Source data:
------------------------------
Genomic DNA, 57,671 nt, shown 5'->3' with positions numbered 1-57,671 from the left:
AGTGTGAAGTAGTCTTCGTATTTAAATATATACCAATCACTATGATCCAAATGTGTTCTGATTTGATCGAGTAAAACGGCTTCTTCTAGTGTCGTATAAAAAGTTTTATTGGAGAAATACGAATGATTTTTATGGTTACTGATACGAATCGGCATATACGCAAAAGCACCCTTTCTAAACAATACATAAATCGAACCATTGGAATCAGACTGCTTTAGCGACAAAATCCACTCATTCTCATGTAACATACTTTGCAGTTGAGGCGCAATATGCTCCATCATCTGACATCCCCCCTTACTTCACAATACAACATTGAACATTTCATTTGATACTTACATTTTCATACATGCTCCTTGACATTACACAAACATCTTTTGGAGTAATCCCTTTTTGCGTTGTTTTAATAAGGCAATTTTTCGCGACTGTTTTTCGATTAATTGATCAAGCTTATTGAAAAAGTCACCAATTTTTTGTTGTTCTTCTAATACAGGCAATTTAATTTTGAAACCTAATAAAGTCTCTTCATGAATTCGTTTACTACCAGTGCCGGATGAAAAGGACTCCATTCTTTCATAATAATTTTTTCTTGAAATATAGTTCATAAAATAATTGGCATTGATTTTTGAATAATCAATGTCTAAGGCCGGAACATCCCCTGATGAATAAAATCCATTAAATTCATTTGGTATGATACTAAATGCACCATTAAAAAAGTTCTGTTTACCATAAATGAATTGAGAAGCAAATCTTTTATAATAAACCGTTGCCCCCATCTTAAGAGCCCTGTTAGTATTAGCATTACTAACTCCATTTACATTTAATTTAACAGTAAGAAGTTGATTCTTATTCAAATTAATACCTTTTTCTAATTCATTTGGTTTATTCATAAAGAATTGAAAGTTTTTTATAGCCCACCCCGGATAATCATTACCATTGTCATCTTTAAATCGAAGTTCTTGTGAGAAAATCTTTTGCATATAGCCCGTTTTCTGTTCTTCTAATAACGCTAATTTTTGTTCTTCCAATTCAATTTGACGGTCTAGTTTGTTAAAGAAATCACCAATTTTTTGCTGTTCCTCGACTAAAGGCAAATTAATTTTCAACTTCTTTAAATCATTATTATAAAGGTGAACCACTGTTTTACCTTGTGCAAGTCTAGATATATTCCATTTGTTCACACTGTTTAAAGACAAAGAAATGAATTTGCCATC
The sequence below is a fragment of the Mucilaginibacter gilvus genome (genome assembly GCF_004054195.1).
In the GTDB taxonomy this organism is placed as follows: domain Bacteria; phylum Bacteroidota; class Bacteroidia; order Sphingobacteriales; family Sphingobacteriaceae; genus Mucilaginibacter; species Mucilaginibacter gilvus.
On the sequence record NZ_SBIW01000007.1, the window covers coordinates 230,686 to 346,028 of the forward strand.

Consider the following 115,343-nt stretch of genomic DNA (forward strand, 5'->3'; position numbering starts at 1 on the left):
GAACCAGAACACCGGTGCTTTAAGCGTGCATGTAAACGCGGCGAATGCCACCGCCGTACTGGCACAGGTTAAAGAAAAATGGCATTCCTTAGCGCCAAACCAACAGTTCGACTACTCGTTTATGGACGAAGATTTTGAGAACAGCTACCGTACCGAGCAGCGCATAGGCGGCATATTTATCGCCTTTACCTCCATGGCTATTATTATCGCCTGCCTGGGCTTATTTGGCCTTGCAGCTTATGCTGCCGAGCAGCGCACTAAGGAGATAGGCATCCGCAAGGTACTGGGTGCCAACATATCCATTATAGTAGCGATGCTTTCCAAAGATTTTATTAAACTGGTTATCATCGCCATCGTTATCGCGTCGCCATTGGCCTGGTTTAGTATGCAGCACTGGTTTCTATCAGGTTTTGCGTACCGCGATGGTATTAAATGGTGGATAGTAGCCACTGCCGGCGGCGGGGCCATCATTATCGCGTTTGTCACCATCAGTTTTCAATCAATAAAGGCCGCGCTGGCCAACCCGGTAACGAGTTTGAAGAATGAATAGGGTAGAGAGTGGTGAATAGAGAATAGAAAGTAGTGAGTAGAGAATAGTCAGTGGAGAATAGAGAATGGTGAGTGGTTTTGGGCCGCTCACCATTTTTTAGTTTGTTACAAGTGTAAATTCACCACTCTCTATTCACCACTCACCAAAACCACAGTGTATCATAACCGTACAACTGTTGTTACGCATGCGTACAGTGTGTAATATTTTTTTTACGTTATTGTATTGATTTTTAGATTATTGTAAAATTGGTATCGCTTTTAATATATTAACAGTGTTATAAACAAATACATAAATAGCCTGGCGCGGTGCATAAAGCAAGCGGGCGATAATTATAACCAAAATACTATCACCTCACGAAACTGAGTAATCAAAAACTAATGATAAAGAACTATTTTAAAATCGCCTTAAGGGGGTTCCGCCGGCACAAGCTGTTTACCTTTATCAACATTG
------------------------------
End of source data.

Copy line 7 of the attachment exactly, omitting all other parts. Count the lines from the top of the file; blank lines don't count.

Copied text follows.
GAACCAGAACACCGGTGCTTTAAGCGTGCATGTAAACGCGGCGAATGCCACCGCCGTACTGGCACAGGTTAAAGAAAAATGGCATTCCTTAGCGCCAAACCAACAGTTCGACTACTCGTTTATGGACGAAGATTTTGAGAACAGCTACCGTACCGAGCAGCGCATAGGCGGCATATTTATCGCCTTTACCTCCATGGCTATTATTATCGCCTGCCTGGGCTTATTTGGCCTTGCAGCTTATGCTGCCGAGCAGCGCACTAAGGAGATAGGCATCCGCAAGGTACTGGGTGCCAACATATCCATTATAGTAGCGATGCTTTCCAAAGATTTTATTAAACTGGTTATCATCGCCATCGTTATCGCGTCGCCATTGGCCTGGTTTAGTATGCAGCACTGGTTTCTATCAGGTTTTGCGTACCGCGATGGTATTAAATGGTGGATAGTAGCCACTGCCGGCGGCGGGGCCATCATTATCGCGTTTGTCACCATCAGTTTTCAATCAATAAAGGCCGCGCTGGCCAACCCGGTAACGAGTTTGAAGAATGAATAGGGTAGAGAGTGGTGAATAGAGAATAGAAAGTAGTGAGTAGAGAATAGTCAGTGGAGAATAGAGAATGGTGAGTGGTTTTGGGCCGCTCACCATTTTTTAGTTTGTTACAAGTGTAAATTCACCACTCTCTATTCACCACTCACCAAAACCACAGTGTATCATAACCGTACAACTGTTGTTACGCATGCGTACAGTGTGTAATATTTTTTTTACGTTATTGTATTGATTTTTAGATTATTGTAAAATTGGTATCGCTTTTAATATATTAACAGTGTTATAAACAAATACATAAATAGCCTGGCGCGGTGCATAAAGCAAGCGGGCGATAATTATAACCAAAATACTATCACCTCACGAAACTGAGTAATCAAAAACTAATGATAAAGAACTATTTTAAAATCGCCTTAAGGGGGTTCCGCCGGCACAAGCTGTTTACCTTTATCAACATTG